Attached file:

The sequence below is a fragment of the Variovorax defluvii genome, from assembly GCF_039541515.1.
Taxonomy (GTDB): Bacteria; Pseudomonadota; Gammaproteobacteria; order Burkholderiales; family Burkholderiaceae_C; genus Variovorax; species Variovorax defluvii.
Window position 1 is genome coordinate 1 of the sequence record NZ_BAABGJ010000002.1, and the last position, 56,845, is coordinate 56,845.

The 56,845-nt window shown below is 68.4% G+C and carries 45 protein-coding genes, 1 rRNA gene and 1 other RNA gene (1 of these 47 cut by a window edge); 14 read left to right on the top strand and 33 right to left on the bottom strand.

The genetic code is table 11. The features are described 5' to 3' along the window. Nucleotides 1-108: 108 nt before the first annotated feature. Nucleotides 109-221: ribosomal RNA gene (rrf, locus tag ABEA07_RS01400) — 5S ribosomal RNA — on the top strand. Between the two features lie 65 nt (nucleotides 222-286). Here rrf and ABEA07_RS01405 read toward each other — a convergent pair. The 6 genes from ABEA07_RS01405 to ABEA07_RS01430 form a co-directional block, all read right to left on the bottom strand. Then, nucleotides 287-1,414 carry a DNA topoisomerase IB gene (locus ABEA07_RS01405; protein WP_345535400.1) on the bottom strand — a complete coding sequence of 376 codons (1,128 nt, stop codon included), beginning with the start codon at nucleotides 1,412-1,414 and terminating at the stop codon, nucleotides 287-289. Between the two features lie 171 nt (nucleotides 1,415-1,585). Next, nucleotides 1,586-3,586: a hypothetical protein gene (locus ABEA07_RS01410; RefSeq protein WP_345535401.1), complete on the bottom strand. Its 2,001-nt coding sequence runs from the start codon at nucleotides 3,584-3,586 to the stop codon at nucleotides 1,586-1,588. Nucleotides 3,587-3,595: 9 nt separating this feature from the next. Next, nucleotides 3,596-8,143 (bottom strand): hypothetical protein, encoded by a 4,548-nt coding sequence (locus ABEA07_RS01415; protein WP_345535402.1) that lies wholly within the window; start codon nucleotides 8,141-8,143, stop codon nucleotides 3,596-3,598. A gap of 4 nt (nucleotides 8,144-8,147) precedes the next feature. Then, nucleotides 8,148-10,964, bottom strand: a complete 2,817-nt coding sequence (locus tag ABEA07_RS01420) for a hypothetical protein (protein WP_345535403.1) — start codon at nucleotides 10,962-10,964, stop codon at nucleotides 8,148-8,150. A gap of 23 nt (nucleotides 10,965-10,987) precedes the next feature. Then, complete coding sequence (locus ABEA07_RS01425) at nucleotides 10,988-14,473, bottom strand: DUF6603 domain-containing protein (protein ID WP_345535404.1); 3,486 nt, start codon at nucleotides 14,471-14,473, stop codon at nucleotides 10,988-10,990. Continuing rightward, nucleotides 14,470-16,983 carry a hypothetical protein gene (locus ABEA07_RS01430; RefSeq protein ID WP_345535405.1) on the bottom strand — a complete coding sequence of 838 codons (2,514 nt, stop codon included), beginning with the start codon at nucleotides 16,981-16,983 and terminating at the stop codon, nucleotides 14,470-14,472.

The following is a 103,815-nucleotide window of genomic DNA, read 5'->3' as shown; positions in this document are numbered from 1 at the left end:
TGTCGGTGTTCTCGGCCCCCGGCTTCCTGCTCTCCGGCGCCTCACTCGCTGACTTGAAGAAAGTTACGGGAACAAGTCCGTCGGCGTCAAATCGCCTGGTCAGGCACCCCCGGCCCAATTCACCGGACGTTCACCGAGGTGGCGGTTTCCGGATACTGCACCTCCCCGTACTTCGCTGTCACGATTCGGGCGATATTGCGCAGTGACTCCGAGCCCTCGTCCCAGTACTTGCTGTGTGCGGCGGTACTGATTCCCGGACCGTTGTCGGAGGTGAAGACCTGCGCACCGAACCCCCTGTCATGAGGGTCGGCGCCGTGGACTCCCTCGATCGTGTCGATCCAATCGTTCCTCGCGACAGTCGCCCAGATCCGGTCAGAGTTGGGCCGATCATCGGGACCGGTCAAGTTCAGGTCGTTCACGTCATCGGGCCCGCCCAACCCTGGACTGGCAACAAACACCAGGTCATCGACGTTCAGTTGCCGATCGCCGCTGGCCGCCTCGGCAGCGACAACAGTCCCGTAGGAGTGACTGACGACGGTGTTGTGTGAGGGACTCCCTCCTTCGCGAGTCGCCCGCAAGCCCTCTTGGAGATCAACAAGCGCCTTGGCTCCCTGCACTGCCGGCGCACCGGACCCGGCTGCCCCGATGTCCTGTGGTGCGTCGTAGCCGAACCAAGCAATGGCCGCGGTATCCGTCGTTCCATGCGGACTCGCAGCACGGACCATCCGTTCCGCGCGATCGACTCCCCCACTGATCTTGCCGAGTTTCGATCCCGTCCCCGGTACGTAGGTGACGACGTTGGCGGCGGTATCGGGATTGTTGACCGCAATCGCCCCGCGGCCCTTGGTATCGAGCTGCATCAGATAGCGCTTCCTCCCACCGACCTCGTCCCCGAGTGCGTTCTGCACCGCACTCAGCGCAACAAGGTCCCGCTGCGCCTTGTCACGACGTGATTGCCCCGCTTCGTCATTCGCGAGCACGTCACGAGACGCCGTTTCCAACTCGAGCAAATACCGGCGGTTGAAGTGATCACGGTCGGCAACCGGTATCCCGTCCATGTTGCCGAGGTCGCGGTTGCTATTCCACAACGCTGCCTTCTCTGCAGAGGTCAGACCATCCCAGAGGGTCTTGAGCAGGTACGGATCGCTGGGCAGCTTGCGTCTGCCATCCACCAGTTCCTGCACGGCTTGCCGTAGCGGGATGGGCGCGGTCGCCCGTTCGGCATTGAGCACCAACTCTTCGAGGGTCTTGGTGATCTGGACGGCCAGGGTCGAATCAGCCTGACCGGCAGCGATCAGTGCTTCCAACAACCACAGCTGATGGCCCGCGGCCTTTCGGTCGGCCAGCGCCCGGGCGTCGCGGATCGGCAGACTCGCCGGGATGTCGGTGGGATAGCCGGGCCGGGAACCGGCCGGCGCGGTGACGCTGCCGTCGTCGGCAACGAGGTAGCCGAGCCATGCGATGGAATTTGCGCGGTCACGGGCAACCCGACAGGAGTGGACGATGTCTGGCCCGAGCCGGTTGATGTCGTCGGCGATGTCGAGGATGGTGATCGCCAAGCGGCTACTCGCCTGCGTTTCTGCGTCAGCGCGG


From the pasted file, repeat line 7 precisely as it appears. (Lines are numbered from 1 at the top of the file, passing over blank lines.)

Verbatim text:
TGTCGGTGTTCTCGGCCCCCGGCTTCCTGCTCTCCGGCGCCTCACTCGCTGACTTGAAGAAAGTTACGGGAACAAGTCCGTCGGCGTCAAATCGCCTGGTCAGGCACCCCCGGCCCAATTCACCGGACGTTCACCGAGGTGGCGGTTTCCGGATACTGCACCTCCCCGTACTTCGCTGTCACGATTCGGGCGATATTGCGCAGTGACTCCGAGCCCTCGTCCCAGTACTTGCTGTGTGCGGCGGTACTGATTCCCGGACCGTTGTCGGAGGTGAAGACCTGCGCACCGAACCCCCTGTCATGAGGGTCGGCGCCGTGGACTCCCTCGATCGTGTCGATCCAATCGTTCCTCGCGACAGTCGCCCAGATCCGGTCAGAGTTGGGCCGATCATCGGGACCGGTCAAGTTCAGGTCGTTCACGTCATCGGGCCCGCCCAACCCTGGACTGGCAACAAACACCAGGTCATCGACGTTCAGTTGCCGATCGCCGCTGGCCGCCTCGGCAGCGACAACAGTCCCGTAGGAGTGACTGACGACGGTGTTGTGTGAGGGACTCCCTCCTTCGCGAGTCGCCCGCAAGCCCTCTTGGAGATCAACAAGCGCCTTGGCTCCCTGCACTGCCGGCGCACCGGACCCGGCTGCCCCGATGTCCTGTGGTGCGTCGTAGCCGAACCAAGCAATGGCCGCGGTATCCGTCGTTCCATGCGGACTCGCAGCACGGACCATCCGTTCCGCGCGATCGACTCCCCCACTGATCTTGCCGAGTTTCGATCCCGTCCCCGGTACGTAGGTGACGACGTTGGCGGCGGTATCGGGATTGTTGACCGCAATCGCCCCGCGGCCCTTGGTATCGAGCTGCATCAGATAGCGCTTCCTCCCACCGACCTCGTCCCCGAGTGCGTTCTGCACCGCACTCAGCGCAACAAGGTCCCGCTGCGCCTTGTCACGACGTGATTGCCCCGCTTCGTCATTCGCGAGCACGTCACGAGACGCCGTTTCCAACTCGAGCAAATACCGGCGGTTGAAGTGATCACGGTCGGCAACCGGTATCCCGTCCATGTTGCCGAGGTCGCGGTTGCTATTCCACAACGCTGCCTTCTCTGCAGAGGTCAGACCATCCCAGAGGGTCTTGAGCAGGTACGGATCGCTGGGCAGCTTGCGTCTGCCATCCACCAGTTCCTGCACGGCTTGCCGTAGCGGGATGGGCGCGGTCGCCCGTTCGGCATTGAGCACCAACTCTTCGAGGGTCTTGGTGATCTGGACGGCCAGGGTCGAATCAGCCTGACCGGCAGCGATCAGTGCTTCCAACAACCACAGCTGATGGCCCGCGGCCTTTCGGTCGGCCAGCGCCCGGGCGTCGCGGATCGGCAGACTCGCCGGGATGTCGGTGGGATAGCCGGGCCGGGAACCGGCCGGCGCGGTGACGCTGCCGTCGTCGGCAACGAGGTAGCCGAGCCATGCGATGGAATTTGCGCGGTCACGGGCAACCCGACAGGAGTGGACGATGTCTGGCCCGAGCCGGTTGATGTCGTCGGCGATGTCGAGGATGGTGATCGCCAAGCGGCTACTCGCCTGCGTTTCTGCGTCAGCGCGG